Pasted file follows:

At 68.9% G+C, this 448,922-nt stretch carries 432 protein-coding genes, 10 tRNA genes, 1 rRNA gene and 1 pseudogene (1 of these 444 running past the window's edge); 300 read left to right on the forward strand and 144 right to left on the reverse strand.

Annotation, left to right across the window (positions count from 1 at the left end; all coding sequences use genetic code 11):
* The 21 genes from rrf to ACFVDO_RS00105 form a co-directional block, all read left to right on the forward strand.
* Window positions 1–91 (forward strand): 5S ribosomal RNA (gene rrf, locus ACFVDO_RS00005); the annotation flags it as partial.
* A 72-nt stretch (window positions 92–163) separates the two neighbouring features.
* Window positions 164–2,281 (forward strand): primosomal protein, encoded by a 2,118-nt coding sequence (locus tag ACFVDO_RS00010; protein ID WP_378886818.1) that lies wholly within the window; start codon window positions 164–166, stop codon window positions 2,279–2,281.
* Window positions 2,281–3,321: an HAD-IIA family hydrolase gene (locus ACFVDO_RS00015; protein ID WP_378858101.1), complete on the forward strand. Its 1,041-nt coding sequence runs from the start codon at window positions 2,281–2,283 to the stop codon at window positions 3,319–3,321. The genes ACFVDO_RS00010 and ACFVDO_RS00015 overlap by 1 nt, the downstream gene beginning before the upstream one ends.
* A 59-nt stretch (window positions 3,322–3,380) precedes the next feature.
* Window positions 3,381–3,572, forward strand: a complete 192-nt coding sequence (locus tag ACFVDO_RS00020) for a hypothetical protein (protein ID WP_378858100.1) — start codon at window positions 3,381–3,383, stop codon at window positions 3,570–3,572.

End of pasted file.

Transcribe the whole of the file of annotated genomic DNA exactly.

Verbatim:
At 68.9% G+C, this 448,922-nt stretch carries 432 protein-coding genes, 10 tRNA genes, 1 rRNA gene and 1 pseudogene (1 of these 444 running past the window's edge); 300 read left to right on the forward strand and 144 right to left on the reverse strand.

Annotation, left to right across the window (positions count from 1 at the left end; all coding sequences use genetic code 11):
* The 21 genes from rrf to ACFVDO_RS00105 form a co-directional block, all read left to right on the forward strand.
* Window positions 1–91 (forward strand): 5S ribosomal RNA (gene rrf, locus ACFVDO_RS00005); the annotation flags it as partial.
* A 72-nt stretch (window positions 92–163) separates the two neighbouring features.
* Window positions 164–2,281 (forward strand): primosomal protein, encoded by a 2,118-nt coding sequence (locus tag ACFVDO_RS00010; protein ID WP_378886818.1) that lies wholly within the window; start codon window positions 164–166, stop codon window positions 2,279–2,281.
* Window positions 2,281–3,321: an HAD-IIA family hydrolase gene (locus ACFVDO_RS00015; protein ID WP_378858101.1), complete on the forward strand. Its 1,041-nt coding sequence runs from the start codon at window positions 2,281–2,283 to the stop codon at window positions 3,319–3,321. The genes ACFVDO_RS00010 and ACFVDO_RS00015 overlap by 1 nt, the downstream gene beginning before the upstream one ends.
* A 59-nt stretch (window positions 3,322–3,380) precedes the next feature.
* Window positions 3,381–3,572, forward strand: a complete 192-nt coding sequence (locus tag ACFVDO_RS00020) for a hypothetical protein (protein ID WP_378858100.1) — start codon at window positions 3,381–3,383, stop codon at window positions 3,570–3,572.